The letter indicated that the decree had become effective upon the Supreme Court's denial (February 28, 1944, 64 S. Ct. 619) of the Company's petition for a writ of certiorari and that thereby the Company was compelled to withdraw its recognition of the Association as the bargaining agent of its employees, which, as the letter went on to state, "places upon you and your fellow workers the responsibility of the future". The letter then suggested that the employees "may decide to: a. have no union at all in the plant, b. affiliate with an outside organization, c. form an independent union of your own." The letter further stated that: "In any event, yours is the freedom of choice. You should, however, not act without a complete knowledge of the facts concerned, and I am therefore setting forth in the attached pages a detailed statement for your consideration." The letter concluded by urging the employees to "read these pages carefully, and give them your mature deliberation before arriving at a decision."
The enclosure may justly be characterized as an undisguised and unmistakable effort on the part of Budd to impress the Company's employees with the fact that they were free to form a union of their own as well as to join an outside one and to argue to them the advantages, as he saw them, to be derived by the employees from a union of their own.
In the latter connection the enclosure cited, what Budd denominated, "10 years of industrial peace" in the Company's plants while the Association had served as bargaining agent and set forth figures to show the increases in wages in that period under contracts negotiated annually with the Company by the Association during which time the Company had not paid any dividends on its common stock and none on its preferred except for two quarterly dividends paid since the summer of 1943.The enclosure stated that the Association had been chosen over a local of the A.F. of L. as the employees' bargaining agent by secret ballot at an election in 1934 and that in 1941 the Union had "made an unsuccessful drive to induce the employees to desert" the Association and "to choose and pay dues to the C.I.O. Local as their bargaining representative" and that, at the same time, the Union had made the charge of Company domination of the Association which had resulted in the Board's order of disestablishment. The enclosure then stated that, since the Supreme Court had declined to take the case, "we will of course obey the Labor Board's order in good faith even though we still believe it to be wrong, unfair and contrary to the best interests of the employees."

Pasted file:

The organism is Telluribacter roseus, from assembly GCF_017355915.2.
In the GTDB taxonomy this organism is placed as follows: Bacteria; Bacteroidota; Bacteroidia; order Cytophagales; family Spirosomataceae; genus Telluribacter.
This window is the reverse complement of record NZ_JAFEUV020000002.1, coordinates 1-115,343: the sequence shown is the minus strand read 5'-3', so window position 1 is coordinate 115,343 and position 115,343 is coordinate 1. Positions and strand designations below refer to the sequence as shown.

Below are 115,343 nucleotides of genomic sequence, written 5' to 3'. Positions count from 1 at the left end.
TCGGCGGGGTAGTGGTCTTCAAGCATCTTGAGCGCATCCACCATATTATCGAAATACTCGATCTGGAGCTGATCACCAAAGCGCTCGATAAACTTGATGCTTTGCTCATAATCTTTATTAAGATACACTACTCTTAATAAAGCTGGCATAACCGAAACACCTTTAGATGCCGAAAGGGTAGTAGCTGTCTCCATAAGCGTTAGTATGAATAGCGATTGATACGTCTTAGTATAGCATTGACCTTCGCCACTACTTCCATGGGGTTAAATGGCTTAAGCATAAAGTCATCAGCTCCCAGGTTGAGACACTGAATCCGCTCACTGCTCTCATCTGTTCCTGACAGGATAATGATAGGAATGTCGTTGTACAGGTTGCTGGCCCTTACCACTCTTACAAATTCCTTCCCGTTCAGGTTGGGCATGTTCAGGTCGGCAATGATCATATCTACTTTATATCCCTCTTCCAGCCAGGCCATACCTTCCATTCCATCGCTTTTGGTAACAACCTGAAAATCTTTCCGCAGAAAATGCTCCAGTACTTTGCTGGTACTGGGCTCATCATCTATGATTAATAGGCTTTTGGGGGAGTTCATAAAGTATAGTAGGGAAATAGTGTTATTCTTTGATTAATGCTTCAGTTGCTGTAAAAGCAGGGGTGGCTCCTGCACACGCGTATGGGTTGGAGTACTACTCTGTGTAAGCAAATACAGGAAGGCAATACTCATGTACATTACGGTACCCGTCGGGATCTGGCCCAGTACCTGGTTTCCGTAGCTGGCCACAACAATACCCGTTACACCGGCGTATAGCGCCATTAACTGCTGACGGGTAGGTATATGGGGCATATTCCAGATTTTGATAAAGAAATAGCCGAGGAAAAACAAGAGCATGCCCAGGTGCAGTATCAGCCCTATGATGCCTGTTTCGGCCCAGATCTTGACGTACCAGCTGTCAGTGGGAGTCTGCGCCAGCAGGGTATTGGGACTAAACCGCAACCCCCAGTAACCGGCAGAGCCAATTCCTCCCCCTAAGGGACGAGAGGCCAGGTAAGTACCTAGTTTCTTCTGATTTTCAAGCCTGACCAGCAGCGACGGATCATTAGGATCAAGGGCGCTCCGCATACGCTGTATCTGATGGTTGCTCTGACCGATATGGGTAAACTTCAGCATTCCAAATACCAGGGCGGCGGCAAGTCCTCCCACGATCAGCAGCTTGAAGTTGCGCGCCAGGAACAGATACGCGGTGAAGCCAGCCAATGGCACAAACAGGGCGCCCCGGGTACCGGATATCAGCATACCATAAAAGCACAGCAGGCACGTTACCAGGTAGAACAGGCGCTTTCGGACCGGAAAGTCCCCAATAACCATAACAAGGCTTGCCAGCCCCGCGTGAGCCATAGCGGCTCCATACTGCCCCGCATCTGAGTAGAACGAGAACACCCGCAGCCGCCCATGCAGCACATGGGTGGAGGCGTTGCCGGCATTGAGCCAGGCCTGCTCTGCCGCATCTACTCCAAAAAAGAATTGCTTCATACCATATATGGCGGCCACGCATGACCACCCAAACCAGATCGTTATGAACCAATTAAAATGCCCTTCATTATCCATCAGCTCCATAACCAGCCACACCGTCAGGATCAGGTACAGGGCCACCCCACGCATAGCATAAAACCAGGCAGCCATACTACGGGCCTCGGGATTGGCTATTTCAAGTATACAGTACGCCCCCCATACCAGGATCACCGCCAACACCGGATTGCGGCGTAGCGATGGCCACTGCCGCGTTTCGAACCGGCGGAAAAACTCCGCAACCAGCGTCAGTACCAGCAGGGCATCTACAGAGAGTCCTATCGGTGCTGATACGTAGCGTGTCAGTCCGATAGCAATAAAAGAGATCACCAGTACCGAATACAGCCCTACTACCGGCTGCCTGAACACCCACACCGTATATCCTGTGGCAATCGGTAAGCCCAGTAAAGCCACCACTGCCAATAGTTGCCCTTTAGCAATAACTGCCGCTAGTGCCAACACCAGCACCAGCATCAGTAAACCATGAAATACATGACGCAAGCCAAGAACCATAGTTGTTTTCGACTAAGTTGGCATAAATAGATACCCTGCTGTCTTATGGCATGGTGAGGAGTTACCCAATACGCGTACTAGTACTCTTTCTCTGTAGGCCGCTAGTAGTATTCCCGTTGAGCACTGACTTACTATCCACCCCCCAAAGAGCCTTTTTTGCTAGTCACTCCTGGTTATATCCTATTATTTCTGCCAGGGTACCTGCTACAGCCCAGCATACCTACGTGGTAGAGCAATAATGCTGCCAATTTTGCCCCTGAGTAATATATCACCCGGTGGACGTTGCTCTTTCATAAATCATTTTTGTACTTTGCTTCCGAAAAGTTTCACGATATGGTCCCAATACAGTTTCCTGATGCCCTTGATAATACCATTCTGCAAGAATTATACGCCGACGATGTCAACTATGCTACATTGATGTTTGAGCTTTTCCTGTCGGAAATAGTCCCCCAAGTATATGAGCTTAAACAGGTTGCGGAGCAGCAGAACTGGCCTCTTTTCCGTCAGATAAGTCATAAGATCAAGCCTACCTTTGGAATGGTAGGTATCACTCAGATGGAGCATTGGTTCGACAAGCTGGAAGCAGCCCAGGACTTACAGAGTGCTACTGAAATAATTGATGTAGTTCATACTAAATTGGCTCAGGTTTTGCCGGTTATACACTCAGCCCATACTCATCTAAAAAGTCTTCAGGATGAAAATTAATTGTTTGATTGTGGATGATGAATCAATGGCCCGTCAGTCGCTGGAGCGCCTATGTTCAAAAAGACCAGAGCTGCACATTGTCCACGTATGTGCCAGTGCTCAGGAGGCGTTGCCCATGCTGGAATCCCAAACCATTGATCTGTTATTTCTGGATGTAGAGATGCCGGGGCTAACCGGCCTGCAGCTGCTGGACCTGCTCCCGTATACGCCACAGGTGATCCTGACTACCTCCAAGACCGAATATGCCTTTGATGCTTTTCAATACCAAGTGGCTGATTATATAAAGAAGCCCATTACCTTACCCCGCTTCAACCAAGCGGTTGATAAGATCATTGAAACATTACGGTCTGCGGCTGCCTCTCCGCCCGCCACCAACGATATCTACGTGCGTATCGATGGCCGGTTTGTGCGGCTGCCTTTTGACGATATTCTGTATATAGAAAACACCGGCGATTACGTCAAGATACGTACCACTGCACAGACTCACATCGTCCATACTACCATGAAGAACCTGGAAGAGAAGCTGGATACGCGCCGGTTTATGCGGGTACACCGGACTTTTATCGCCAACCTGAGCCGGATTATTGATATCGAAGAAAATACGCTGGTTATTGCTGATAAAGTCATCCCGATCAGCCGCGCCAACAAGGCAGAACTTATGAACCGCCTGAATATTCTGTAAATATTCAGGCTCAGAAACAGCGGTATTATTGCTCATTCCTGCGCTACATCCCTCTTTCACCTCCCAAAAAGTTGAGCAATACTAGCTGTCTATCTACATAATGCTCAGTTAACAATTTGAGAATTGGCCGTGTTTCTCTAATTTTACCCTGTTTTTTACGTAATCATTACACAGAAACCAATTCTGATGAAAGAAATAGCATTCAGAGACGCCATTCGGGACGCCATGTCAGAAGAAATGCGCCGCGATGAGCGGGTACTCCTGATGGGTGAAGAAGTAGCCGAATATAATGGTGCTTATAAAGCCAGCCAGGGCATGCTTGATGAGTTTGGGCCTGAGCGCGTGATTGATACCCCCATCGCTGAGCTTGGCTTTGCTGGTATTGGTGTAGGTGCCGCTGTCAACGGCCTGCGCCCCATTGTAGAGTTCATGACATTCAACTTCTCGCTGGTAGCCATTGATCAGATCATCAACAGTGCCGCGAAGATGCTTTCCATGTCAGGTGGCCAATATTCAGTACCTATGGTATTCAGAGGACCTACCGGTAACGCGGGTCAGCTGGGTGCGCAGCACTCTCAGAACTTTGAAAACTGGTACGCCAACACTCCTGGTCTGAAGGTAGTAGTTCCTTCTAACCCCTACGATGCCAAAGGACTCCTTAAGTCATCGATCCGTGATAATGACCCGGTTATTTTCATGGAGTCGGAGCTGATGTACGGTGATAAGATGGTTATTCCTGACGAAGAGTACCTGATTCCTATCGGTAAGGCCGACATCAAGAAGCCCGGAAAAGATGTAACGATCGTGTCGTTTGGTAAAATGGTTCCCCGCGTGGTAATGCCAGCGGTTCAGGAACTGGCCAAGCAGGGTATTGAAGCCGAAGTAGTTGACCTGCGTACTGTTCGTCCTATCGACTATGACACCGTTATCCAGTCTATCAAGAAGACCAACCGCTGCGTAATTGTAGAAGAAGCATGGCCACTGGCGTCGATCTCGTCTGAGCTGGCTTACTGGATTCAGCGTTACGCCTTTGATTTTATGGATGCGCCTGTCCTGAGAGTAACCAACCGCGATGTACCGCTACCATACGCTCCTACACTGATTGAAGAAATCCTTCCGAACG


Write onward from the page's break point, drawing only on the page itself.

The enclosure also admonished the employees that "You must now decide whether you want to have a bargaining agency, and if you do, whether it will be more to your advantage to choose one of the outside unions or, on the other hand, to form your own organization. This you have a perfect legal right to do." Then followed a quotation of Section 7 of the National Labor Relations Act in full. The enclosure expressed the Company's complete recognition of the right guaranteed employees by the Act and said that "membership in any organization that you may choose to join or to form will not affect the position or prospects in the Company of any employee." The employees were further told that it was not necessary for them "to join any particular labor organization", that there was no law requiring or compelling them "to pay dues or to join any organization" and that, if they decided to form an independent union, the Company, although entirely agreeable to the idea, "can and will do nothing whatever to assist you" but would recognize such an association when satisfied that it was properly formed and had the support of a majority of the employees.